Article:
Autofocusing performance is excellent, and along with the R5, it’s the best in the industry. It marks the second Canon camera to obtain Dual Pixel CMOS AF II, with deep learning technology. This system initially debuted in the flagship 1DX Mark III. And it now provides 100% AF coverage over the entire imaging area along with Face, Head, and Eye-detect AF. And the Head-detect setting, in particular, is also new for Canon’s mirrorless lineup. These combine to focus in as little as 0.05 seconds with support in light levels of -6.5 EV. And Face and Eye-detection now match Sony in accuracy and responsiveness. The camera easily recognizes faces, even when they’re small in the frame, wearing accessories or turned in profile. And compared to the EOS R, it’s an enormous update in speed and consistency.
Like the R5, it also debuts Animal Eye-Detect, which confidently tracks animals as they move across the frame. It’s swift, confident, and works regardless of what lens is used. In all, focusing on this camera is virtually instantaneous. And outside of the 1DX Mark III and R5, it’s the best of any Canon camera.
Dual Pixel CMOS AF also works in all recording modes, including 4K 60 fps and 1080p 120 fps.
It also has focus peaking, magnification, and Canon’s Focus Guide for those who prefer manually focusing.
Display & Viewfinder
It features a 3.0-inch vari-angle touchscreen TFT LCD with a resolution of 1.62M dots and Canon’s Clear View II coating. While it’s both smaller and offers slightly less resolution than the higher-end R5, it remains excellent. The display is sharp with accurate colors and sufficient brightness for outdoor use. And more importantly, a fully articulating screen is the ideal option for the versatility it offers when composing at high or low angles. Otherwise, since it’s a touchscreen, it supports touch gestures such as touch AF, touch tracking, and full menu navigation.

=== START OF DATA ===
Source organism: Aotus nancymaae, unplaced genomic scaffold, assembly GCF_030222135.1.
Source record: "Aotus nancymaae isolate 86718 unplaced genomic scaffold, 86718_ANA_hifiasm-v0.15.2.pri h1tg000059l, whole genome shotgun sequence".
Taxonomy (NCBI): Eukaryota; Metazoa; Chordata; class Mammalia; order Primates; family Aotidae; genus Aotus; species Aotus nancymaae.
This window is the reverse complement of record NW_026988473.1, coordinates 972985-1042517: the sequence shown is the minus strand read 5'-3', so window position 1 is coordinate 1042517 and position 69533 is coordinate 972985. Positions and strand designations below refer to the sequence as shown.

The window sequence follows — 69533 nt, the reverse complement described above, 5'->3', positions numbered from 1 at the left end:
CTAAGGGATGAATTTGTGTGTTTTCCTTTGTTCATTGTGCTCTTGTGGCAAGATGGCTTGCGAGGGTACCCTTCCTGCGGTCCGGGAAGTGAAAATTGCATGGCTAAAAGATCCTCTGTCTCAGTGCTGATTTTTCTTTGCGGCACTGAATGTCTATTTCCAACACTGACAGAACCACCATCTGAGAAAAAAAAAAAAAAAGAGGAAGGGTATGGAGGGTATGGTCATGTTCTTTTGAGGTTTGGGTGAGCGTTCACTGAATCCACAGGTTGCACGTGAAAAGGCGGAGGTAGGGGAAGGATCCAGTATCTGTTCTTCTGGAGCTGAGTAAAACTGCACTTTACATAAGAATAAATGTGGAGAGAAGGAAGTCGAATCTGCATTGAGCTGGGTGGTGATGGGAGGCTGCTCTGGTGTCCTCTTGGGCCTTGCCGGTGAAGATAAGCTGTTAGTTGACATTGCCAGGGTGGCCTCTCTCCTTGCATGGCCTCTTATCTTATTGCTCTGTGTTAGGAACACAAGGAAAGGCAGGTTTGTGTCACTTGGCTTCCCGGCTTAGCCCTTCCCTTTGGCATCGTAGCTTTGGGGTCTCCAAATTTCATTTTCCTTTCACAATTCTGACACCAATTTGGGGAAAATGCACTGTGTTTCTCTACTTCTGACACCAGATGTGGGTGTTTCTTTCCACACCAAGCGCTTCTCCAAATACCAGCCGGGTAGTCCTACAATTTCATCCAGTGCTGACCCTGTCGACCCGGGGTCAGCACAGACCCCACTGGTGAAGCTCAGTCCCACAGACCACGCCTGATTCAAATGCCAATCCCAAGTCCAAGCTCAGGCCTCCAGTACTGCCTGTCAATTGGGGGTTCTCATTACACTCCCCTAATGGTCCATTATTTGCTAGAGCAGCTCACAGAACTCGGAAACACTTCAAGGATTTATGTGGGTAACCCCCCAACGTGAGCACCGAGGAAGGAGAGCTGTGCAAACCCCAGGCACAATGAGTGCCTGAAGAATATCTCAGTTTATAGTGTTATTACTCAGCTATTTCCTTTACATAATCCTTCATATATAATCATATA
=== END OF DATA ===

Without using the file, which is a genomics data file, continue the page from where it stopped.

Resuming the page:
It also features a 3.69M dot OLED electronic viewfinder with a 0.76x magnification. While this is a lower resolution than the R5, it matches the EOS R. However, new for this release is variable refresh rates, which now include both 60 and 120 Hz. Using the 120 Hz option improves the display’s responsiveness, which helps smooth movement when tracking sports or wildlife. It’s a nice change over the EOS R, which has a fixed 60 Hz refresh. And the camera’s viewing experience is excellent. The display is sharp, lag-free, and offers accurate color rendering.